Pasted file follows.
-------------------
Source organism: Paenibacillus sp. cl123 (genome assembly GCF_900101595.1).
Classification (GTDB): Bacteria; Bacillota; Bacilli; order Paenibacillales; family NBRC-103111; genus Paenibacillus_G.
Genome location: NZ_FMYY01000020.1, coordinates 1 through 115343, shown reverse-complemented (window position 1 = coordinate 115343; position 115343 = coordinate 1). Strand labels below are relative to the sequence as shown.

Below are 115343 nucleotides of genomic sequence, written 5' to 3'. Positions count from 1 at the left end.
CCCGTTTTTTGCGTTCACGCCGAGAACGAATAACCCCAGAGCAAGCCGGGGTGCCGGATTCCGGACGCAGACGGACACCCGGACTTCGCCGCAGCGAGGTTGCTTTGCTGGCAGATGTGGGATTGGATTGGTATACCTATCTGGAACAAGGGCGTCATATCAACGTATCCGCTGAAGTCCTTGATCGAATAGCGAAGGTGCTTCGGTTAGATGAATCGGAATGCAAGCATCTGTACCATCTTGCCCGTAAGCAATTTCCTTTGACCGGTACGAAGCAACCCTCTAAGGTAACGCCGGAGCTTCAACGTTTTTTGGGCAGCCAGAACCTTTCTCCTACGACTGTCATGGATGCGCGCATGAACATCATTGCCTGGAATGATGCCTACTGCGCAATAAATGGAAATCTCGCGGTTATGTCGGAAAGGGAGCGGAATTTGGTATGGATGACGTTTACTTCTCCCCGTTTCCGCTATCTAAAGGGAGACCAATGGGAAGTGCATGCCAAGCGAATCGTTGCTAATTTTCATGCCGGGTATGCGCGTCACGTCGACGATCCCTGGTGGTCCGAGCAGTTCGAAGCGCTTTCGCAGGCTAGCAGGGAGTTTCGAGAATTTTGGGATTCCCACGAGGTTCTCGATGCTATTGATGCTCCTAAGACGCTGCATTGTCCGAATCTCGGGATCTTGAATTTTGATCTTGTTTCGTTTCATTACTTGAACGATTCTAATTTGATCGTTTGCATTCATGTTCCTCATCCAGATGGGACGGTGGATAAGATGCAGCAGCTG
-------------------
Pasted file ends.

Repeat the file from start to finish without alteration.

Source organism: Paenibacillus sp. cl123 (genome assembly GCF_900101595.1).
Classification (GTDB): Bacteria; Bacillota; Bacilli; order Paenibacillales; family NBRC-103111; genus Paenibacillus_G.
Genome location: NZ_FMYY01000020.1, coordinates 1 through 115343, shown reverse-complemented (window position 1 = coordinate 115343; position 115343 = coordinate 1). Strand labels below are relative to the sequence as shown.

Below are 115343 nucleotides of genomic sequence, written 5' to 3'. Positions count from 1 at the left end.
CCCGTTTTTTGCGTTCACGCCGAGAACGAATAACCCCAGAGCAAGCCGGGGTGCCGGATTCCGGACGCAGACGGACACCCGGACTTCGCCGCAGCGAGGTTGCTTTGCTGGCAGATGTGGGATTGGATTGGTATACCTATCTGGAACAAGGGCGTCATATCAACGTATCCGCTGAAGTCCTTGATCGAATAGCGAAGGTGCTTCGGTTAGATGAATCGGAATGCAAGCATCTGTACCATCTTGCCCGTAAGCAATTTCCTTTGACCGGTACGAAGCAACCCTCTAAGGTAACGCCGGAGCTTCAACGTTTTTTGGGCAGCCAGAACCTTTCTCCTACGACTGTCATGGATGCGCGCATGAACATCATTGCCTGGAATGATGCCTACTGCGCAATAAATGGAAATCTCGCGGTTATGTCGGAAAGGGAGCGGAATTTGGTATGGATGACGTTTACTTCTCCCCGTTTCCGCTATCTAAAGGGAGACCAATGGGAAGTGCATGCCAAGCGAATCGTTGCTAATTTTCATGCCGGGTATGCGCGTCACGTCGACGATCCCTGGTGGTCCGAGCAGTTCGAAGCGCTTTCGCAGGCTAGCAGGGAGTTTCGAGAATTTTGGGATTCCCACGAGGTTCTCGATGCTATTGATGCTCCTAAGACGCTGCATTGTCCGAATCTCGGGATCTTGAATTTTGATCTTGTTTCGTTTCATTACTTGAACGATTCTAATTTGATCGTTTGCATTCATGTTCCTCATCCAGATGGGACGGTGGATAAGATGCAGCAGCTG